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There was this question posted in class today about API design in socket programming.

Why are listen() and accept() provided as different functions and not merged into one function?

Now as far as I know, listen marks a connected socket as ready to accept connections and sets a max bound on the queue of incoming connections. If accept and listen are merged, can such a queue not be maintained?

Or is there some other explanation?

Thanks in advance.

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3 Answers 3

up vote 4 down vote accepted
  • listen() means "start listening for clients"
  • accept() means "accept a client, blocking until one connects if necessary"

It makes sense to separate these two, because if they were merged, then the single merged function would block. This would cause problems for non-blocking I/O programs.

For example, lets take a typical server that wants to listen for new client connections, but also monitor existing client connections for new messages. A server like this typically uses a non-blocking I/O model so that it is not blocked on any one particular socket. So it needs a way to "start listening" on the server socket without blocking on it. Once listening on the server socket has been initiated, the server socket is added to the bucket of sockets being monitored via select() (called poll() on some systems). The select() call would indicate when there is a client pending on the server socket. Then the program can then call accept() without fear of blocking on that socket.

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1  
Oh I guessed as much. I thought one couldnt maintain many connections simultaneously. Thanks. –  cowboybebop Feb 6 '11 at 4:25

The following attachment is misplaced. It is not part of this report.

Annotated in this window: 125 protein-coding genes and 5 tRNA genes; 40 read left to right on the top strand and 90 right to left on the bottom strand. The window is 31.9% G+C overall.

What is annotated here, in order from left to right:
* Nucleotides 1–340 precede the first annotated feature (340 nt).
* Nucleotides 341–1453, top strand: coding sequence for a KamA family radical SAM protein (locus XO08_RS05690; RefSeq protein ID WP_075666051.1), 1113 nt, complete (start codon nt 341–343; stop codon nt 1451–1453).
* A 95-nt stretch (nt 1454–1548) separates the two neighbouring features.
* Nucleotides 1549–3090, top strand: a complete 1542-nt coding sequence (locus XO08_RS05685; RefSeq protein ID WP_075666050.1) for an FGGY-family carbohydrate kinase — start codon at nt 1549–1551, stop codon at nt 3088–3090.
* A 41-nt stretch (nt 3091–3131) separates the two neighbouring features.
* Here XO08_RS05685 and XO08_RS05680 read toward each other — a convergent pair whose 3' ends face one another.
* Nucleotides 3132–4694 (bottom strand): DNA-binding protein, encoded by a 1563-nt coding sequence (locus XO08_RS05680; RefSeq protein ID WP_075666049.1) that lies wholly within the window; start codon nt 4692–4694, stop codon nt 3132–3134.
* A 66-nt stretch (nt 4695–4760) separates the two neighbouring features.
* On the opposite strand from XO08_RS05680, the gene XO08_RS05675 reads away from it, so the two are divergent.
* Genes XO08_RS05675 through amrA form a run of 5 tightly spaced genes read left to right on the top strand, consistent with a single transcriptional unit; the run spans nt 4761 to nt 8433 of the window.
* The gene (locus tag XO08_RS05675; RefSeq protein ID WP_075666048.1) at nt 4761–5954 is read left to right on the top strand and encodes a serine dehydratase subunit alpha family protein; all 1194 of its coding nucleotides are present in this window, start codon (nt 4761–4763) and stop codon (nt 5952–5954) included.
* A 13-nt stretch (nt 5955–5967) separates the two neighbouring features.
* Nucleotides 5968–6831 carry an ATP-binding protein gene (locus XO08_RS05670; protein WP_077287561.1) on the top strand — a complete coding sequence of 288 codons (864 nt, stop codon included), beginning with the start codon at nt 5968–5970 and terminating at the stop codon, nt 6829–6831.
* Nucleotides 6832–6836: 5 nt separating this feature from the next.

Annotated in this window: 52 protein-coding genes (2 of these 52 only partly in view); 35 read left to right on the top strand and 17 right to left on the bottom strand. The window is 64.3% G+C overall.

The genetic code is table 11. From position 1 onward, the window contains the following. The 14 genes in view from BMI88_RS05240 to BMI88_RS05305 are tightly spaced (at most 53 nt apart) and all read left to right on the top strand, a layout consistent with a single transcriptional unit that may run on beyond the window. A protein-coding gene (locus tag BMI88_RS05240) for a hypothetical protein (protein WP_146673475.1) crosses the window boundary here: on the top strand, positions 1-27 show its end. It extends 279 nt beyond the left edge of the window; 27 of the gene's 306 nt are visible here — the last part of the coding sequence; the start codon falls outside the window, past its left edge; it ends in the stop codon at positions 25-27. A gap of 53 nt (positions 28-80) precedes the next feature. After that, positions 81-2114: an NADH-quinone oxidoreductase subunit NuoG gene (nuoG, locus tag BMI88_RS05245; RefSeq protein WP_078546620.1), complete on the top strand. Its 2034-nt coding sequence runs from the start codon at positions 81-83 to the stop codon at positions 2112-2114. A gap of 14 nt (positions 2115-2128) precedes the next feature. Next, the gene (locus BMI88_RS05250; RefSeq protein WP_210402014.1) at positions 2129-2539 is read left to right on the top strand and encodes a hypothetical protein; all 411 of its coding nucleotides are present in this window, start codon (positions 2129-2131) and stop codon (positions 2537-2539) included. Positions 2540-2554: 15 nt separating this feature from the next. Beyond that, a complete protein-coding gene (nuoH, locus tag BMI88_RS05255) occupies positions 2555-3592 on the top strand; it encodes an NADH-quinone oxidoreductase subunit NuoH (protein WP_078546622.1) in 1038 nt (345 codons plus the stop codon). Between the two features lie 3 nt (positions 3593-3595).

@ryan happy to be able to help –  Bert F Feb 6 '11 at 4:28

listen(2) makes given TCP socket a server socket, i.e. creates a queue for accepting connection requests from the clients. Only the listening side port, and possibly IP address, are bound (thus you need to call bind(2) before listen(2)). accept(2) then actually takes such connection request from that queue and turns it into a connected socket (four parts required for two-way communication - source IP address, source port number, destination IP address, and destination port number - are assigned). listen(2) is called only once, while accept(2) is usually called multiple times.

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Under the hood, bind assigns an address and a port to a socket descriptor. It means the port is now reserved for that socket, and therefore the system won't be able to assign the same port to another application (an exception exists, but I won't go into details here). It's also a one-time-per-socket operation.

Then listen is responsible for establishing the number of connections that can be queued for a given socket descriptor, and indicate that you're now willing to receive connections.

On the other hand, accept is used to dequeue the first connection from the queue of pending connections, and create a new socket to handle further communication through it. It may be called multiple times, and generally is. By default, this operation is blocking if there are no connections in the queue.

Now suppose you want to use an async IO mechanism (like epoll, poll, kqueue, select, etc). If listen and accept were a single API, how would you indicate that a given socket is willing to receive connections? The async mechanism needs to know you wish to handle this type of event as well.

With quite different semantics, it makes sense to have them apart.

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